I’ve decided to take my passion of helping others to the next level, so I joined the nursing program earlier this year at CNI College to pursue my dream of becoming a Registered Nurse. The 20-month, 130-unit program is fast-paced yet exciting, and I love every day that I learn more about the human body.
I’m still working as a full-time massage therapist. However, will not focus on utilizing my skills as a Certified Personal Trainer (NASM) at this time.
I hope you invite me to share your journey towards total wellness.
I completed my 900-hour, 11-month advanced massage therapy course through CNI College and wanted to take a moment to rave about the school and their staff. I thought I knew everything there was to know about providing professional massage to my clients, but this extensive massage course really impressed (and challenged) me. I learned so much about anatomy, business practices, industry trends, professionalism and ethics. It not only drilled the basics (Swedish, Deep-Tissue, Sports and Chair) but also taught spa services such as hot stone, aromatherapy, body scrubs and mud treatments as well as more specialized modalities such as Trigger-Point, Infant Massage, Reflexology, Pregnancy Massage, Shiatsu, and Elderly Massage.
I recommend CNI College here in Orange County, CA to anyone looking to become a well-trained massage professional. Check out the school’s website here
Deep tissue is a form of Swedish massage, but the movement is slower and the pressure is deeper and concentrated on areas of tension and pain in order to reach the sub-layer of muscles and the fascia. The massage therapist uses their fingertips, knuckles, elbows and even tools and stones to physically break down adhesions (known as “knots”) to relieve pain and restore normal range of motion.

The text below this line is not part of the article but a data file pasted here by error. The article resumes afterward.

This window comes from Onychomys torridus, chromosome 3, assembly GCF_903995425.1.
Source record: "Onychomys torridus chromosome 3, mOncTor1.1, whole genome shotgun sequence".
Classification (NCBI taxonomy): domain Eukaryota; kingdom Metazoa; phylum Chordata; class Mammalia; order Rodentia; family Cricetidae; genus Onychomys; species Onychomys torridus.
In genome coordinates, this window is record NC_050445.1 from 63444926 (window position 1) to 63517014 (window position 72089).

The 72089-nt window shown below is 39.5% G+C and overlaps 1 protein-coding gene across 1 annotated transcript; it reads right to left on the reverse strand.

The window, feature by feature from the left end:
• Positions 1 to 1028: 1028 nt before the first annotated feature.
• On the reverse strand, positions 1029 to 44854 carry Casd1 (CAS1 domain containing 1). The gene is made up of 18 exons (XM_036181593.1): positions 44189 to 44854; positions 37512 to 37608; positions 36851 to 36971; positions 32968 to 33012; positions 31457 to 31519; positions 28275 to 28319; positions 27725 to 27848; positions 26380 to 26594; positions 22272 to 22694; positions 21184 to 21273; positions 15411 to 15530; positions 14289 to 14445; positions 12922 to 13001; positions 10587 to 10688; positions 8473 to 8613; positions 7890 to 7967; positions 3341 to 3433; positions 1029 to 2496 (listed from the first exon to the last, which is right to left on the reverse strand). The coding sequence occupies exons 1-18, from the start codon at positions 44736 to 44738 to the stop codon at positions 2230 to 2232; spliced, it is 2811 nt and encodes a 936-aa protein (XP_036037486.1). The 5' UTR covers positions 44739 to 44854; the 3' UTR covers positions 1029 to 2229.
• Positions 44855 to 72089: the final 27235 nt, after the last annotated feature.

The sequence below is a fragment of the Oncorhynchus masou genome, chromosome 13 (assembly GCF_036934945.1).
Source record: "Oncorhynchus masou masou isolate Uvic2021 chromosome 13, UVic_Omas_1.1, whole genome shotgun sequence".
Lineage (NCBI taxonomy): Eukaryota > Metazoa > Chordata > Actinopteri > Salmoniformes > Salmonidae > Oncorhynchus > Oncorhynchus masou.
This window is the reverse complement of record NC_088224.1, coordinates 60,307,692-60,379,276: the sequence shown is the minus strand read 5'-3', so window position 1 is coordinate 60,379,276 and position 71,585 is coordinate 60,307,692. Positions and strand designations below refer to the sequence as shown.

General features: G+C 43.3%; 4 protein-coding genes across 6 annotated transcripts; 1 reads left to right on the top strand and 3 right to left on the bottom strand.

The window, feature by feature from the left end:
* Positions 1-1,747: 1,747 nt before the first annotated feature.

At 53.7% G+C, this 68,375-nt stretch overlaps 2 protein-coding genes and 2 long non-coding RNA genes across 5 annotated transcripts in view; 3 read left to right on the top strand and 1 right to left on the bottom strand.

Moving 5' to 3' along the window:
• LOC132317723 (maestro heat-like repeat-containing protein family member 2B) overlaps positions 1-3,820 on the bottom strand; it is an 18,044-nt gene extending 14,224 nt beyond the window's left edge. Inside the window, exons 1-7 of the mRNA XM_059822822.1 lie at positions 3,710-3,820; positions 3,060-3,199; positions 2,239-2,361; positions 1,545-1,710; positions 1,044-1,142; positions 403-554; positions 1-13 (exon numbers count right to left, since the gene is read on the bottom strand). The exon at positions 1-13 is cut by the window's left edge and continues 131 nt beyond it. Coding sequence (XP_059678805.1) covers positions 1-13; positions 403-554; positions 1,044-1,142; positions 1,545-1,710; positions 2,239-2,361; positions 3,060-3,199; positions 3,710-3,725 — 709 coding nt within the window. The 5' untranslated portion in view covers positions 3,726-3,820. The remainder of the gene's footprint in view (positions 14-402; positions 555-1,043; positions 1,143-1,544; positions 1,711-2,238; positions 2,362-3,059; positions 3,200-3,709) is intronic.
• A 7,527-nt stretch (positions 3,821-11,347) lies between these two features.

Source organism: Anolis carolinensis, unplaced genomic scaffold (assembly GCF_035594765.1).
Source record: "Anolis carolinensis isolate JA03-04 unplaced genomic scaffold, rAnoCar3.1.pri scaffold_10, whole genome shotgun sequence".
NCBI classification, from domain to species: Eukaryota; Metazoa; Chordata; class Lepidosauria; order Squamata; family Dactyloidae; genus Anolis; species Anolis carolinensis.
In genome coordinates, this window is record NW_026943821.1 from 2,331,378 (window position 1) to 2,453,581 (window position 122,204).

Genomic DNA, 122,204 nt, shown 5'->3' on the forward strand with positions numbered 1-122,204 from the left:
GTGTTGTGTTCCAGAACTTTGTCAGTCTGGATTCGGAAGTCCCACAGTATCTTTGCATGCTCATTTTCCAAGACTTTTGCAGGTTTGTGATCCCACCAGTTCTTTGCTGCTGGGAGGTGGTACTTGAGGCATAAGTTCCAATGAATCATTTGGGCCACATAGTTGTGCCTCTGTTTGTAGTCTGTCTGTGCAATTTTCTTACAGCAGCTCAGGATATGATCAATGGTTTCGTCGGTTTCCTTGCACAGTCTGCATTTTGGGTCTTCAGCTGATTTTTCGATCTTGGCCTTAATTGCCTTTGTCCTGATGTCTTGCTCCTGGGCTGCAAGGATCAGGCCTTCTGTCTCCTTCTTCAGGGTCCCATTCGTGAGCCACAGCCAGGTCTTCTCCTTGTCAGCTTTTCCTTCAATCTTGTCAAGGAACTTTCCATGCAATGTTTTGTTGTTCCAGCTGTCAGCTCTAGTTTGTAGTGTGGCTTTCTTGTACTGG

At certain points during the massage, most people experience some discomfort and pain during deep tissue work and it is important to tell the massage therapist when things hurt and if any soreness or pain you experience is outside your comfort range. There is often some stiffness or pain after a deep tissue massage, but it should subside within a day or so.
The client is generally nude during a Swedish massage and the therapist only uncovers the part of the body being worked on at that time, a technique called draping. Your comfort is the most important part of the massage, so you are welcome to wear undergarments or even shorts if you prefer not to be nude. Continue reading →
Swedish technique is the most basic of Western massage modalities and what most massage clients experience in a spa. Swedish is a relaxing, full-body massage in which your therapist uses their hands and forearms to provide long, soothing effleurage (French word meaning “to glide”) strokes to relax and warm the superficial layers of your muscles and fascia.
The client is generally nude during a Swedish massage and the therapist only uncovers the part of the body being worked on at that time, a technique called draping. Your comfort is the most important part of the massage, so you are welcome to wear undergarments or even shorts if you prefer not to be nude.
A common misconception is that Swedish has to be a light touch and that it will not help relieve tension or knots, but a surprisingly deep pressure can be applied during these gliding strokes for those preferring deeper work.
While Swedish tends to be the starting point for deeper massage work such as Trigger-Point therapy and Deep-Tissue Massage, a full session of Swedish massage is an amazing way to relax your body as well as your mind.
Thank you for allowing me to share your journey towards total wellness.
Enzo (about Enzo)